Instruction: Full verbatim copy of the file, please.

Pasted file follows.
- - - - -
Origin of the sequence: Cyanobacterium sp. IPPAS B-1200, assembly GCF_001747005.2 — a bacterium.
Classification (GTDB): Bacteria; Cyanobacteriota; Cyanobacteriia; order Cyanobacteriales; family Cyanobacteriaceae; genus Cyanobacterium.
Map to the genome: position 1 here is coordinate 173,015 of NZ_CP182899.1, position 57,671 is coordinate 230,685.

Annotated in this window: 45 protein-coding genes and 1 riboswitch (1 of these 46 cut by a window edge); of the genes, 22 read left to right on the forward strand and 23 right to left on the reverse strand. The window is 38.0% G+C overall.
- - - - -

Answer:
Origin of the sequence: Cyanobacterium sp. IPPAS B-1200, assembly GCF_001747005.2 — a bacterium.
Classification (GTDB): Bacteria; Cyanobacteriota; Cyanobacteriia; order Cyanobacteriales; family Cyanobacteriaceae; genus Cyanobacterium.
Map to the genome: position 1 here is coordinate 173,015 of NZ_CP182899.1, position 57,671 is coordinate 230,685.

Annotated in this window: 45 protein-coding genes and 1 riboswitch (1 of these 46 cut by a window edge); of the genes, 22 read left to right on the forward strand and 23 right to left on the reverse strand. The window is 38.0% G+C overall.